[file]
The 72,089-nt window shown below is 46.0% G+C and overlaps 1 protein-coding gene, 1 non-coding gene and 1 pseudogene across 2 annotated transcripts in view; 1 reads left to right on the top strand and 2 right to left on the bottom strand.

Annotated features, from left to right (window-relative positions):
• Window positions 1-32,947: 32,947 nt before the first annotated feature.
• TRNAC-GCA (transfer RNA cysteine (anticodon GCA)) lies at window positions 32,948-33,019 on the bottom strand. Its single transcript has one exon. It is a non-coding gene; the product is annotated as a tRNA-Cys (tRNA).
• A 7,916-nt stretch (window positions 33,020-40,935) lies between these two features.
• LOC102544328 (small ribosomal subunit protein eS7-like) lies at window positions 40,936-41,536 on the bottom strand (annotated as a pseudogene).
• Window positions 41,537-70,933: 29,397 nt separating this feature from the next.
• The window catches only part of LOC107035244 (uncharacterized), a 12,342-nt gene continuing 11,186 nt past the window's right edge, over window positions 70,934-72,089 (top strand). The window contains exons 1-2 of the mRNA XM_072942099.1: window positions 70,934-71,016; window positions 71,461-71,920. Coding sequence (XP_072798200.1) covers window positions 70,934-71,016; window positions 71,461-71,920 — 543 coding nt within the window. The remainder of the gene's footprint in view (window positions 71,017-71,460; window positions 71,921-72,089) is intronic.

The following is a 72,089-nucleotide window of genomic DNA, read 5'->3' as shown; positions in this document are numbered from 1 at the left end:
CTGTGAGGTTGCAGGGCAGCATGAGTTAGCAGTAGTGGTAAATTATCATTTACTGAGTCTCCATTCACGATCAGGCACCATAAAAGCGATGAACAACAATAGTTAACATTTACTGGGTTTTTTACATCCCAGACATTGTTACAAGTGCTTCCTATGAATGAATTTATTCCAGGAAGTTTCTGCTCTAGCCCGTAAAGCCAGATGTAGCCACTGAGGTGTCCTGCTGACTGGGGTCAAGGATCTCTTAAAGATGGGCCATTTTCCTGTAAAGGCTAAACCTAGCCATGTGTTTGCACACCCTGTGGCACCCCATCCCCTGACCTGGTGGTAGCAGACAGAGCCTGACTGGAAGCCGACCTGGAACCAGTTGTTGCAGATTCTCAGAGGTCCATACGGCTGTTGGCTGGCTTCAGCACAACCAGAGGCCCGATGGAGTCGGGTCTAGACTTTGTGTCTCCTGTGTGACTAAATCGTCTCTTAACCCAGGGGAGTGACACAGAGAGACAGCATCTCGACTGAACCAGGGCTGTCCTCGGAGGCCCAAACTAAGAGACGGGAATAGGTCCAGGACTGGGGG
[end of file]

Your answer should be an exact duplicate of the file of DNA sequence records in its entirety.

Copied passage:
The 72,089-nt window shown below is 46.0% G+C and overlaps 1 protein-coding gene, 1 non-coding gene and 1 pseudogene across 2 annotated transcripts in view; 1 reads left to right on the top strand and 2 right to left on the bottom strand.

Annotated features, from left to right (window-relative positions):
• Window positions 1-32,947: 32,947 nt before the first annotated feature.
• TRNAC-GCA (transfer RNA cysteine (anticodon GCA)) lies at window positions 32,948-33,019 on the bottom strand. Its single transcript has one exon. It is a non-coding gene; the product is annotated as a tRNA-Cys (tRNA).
• A 7,916-nt stretch (window positions 33,020-40,935) lies between these two features.
• LOC102544328 (small ribosomal subunit protein eS7-like) lies at window positions 40,936-41,536 on the bottom strand (annotated as a pseudogene).
• Window positions 41,537-70,933: 29,397 nt separating this feature from the next.
• The window catches only part of LOC107035244 (uncharacterized), a 12,342-nt gene continuing 11,186 nt past the window's right edge, over window positions 70,934-72,089 (top strand). The window contains exons 1-2 of the mRNA XM_072942099.1: window positions 70,934-71,016; window positions 71,461-71,920. Coding sequence (XP_072798200.1) covers window positions 70,934-71,016; window positions 71,461-71,920 — 543 coding nt within the window. The remainder of the gene's footprint in view (window positions 71,017-71,460; window positions 71,921-72,089) is intronic.

The following is a 72,089-nucleotide window of genomic DNA, read 5'->3' as shown; positions in this document are numbered from 1 at the left end:
CTGTGAGGTTGCAGGGCAGCATGAGTTAGCAGTAGTGGTAAATTATCATTTACTGAGTCTCCATTCACGATCAGGCACCATAAAAGCGATGAACAACAATAGTTAACATTTACTGGGTTTTTTACATCCCAGACATTGTTACAAGTGCTTCCTATGAATGAATTTATTCCAGGAAGTTTCTGCTCTAGCCCGTAAAGCCAGATGTAGCCACTGAGGTGTCCTGCTGACTGGGGTCAAGGATCTCTTAAAGATGGGCCATTTTCCTGTAAAGGCTAAACCTAGCCATGTGTTTGCACACCCTGTGGCACCCCATCCCCTGACCTGGTGGTAGCAGACAGAGCCTGACTGGAAGCCGACCTGGAACCAGTTGTTGCAGATTCTCAGAGGTCCATACGGCTGTTGGCTGGCTTCAGCACAACCAGAGGCCCGATGGAGTCGGGTCTAGACTTTGTGTCTCCTGTGTGACTAAATCGTCTCTTAACCCAGGGGAGTGACACAGAGAGACAGCATCTCGACTGAACCAGGGCTGTCCTCGGAGGCCCAAACTAAGAGACGGGAATAGGTCCAGGACTGGGGG